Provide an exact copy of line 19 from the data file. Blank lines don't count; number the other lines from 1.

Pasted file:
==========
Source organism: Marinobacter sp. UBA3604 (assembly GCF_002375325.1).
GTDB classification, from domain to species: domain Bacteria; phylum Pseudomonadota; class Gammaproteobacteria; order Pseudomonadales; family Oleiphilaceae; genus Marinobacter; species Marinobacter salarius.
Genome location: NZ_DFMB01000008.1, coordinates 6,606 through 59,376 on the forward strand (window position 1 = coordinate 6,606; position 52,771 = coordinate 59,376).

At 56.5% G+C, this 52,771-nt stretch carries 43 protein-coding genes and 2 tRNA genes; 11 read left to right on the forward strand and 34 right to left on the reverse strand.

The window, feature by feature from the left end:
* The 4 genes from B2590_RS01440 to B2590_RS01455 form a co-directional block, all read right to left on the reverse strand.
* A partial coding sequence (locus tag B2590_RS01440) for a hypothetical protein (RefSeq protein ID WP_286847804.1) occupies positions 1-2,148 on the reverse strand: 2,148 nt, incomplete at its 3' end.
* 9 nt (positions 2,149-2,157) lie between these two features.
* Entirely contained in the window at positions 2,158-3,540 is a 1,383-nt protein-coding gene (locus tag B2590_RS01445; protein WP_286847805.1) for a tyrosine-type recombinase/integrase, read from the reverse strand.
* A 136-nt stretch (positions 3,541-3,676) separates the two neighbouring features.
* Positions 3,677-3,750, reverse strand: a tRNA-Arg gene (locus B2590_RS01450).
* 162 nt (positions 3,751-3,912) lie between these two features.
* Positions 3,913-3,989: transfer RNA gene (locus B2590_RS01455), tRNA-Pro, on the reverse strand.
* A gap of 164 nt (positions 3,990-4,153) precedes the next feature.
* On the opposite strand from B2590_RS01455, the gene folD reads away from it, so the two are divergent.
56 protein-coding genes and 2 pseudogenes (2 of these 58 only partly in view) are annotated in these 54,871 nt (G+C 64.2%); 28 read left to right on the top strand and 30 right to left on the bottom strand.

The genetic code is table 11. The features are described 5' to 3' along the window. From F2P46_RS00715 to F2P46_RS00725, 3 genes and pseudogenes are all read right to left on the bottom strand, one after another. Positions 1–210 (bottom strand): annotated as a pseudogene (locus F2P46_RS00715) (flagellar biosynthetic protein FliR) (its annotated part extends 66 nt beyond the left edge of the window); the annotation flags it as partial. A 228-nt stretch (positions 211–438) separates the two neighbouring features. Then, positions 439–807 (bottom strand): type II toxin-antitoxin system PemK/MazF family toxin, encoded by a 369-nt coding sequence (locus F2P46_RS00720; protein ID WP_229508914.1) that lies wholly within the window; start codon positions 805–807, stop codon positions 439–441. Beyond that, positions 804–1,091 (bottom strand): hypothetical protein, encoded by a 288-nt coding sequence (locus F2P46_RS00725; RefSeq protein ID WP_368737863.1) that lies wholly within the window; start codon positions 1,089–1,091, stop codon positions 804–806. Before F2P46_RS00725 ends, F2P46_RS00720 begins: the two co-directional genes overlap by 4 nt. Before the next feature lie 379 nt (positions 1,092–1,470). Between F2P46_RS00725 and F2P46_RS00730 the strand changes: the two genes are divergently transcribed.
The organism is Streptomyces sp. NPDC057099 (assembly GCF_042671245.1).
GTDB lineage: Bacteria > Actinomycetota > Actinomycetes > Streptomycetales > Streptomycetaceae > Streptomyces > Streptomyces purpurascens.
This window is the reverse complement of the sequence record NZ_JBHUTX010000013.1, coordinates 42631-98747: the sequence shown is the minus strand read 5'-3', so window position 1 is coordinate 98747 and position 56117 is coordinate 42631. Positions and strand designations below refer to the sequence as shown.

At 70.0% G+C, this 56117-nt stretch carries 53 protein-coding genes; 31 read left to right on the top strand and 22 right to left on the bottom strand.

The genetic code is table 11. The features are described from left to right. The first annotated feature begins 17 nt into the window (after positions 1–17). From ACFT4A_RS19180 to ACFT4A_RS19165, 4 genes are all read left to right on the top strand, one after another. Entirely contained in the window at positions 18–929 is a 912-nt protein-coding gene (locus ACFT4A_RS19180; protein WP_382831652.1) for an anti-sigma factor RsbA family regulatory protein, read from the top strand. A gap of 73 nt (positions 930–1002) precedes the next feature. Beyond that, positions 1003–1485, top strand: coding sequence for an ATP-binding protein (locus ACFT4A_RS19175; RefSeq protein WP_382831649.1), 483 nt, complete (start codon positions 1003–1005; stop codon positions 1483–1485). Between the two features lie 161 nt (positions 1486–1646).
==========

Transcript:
GTDB lineage: Bacteria > Actinomycetota > Actinomycetes > Streptomycetales > Streptomycetaceae > Streptomyces > Streptomyces purpurascens.